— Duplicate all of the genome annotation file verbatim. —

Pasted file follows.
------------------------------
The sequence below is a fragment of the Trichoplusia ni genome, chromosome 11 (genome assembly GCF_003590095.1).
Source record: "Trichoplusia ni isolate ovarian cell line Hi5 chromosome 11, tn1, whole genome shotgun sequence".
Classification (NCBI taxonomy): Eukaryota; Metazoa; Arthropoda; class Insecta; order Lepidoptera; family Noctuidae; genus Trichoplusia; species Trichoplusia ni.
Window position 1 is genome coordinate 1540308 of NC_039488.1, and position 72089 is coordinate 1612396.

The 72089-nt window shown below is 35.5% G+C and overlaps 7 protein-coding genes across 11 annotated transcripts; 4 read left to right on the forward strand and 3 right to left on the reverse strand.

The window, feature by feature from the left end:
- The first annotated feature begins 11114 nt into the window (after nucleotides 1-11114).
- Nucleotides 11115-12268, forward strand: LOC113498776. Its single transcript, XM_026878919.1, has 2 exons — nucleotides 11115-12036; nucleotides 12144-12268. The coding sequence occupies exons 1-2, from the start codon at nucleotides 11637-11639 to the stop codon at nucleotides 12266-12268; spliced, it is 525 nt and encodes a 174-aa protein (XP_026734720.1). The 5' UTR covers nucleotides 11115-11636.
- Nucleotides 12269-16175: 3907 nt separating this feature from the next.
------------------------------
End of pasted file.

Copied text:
The sequence below is a fragment of the Trichoplusia ni genome, chromosome 11 (genome assembly GCF_003590095.1).
Source record: "Trichoplusia ni isolate ovarian cell line Hi5 chromosome 11, tn1, whole genome shotgun sequence".
Classification (NCBI taxonomy): Eukaryota; Metazoa; Arthropoda; class Insecta; order Lepidoptera; family Noctuidae; genus Trichoplusia; species Trichoplusia ni.
Window position 1 is genome coordinate 1540308 of NC_039488.1, and position 72089 is coordinate 1612396.

The 72089-nt window shown below is 35.5% G+C and overlaps 7 protein-coding genes across 11 annotated transcripts; 4 read left to right on the forward strand and 3 right to left on the reverse strand.

The window, feature by feature from the left end:
- The first annotated feature begins 11114 nt into the window (after nucleotides 1-11114).
- Nucleotides 11115-12268, forward strand: LOC113498776. Its single transcript, XM_026878919.1, has 2 exons — nucleotides 11115-12036; nucleotides 12144-12268. The coding sequence occupies exons 1-2, from the start codon at nucleotides 11637-11639 to the stop codon at nucleotides 12266-12268; spliced, it is 525 nt and encodes a 174-aa protein (XP_026734720.1). The 5' UTR covers nucleotides 11115-11636.
- Nucleotides 12269-16175: 3907 nt separating this feature from the next.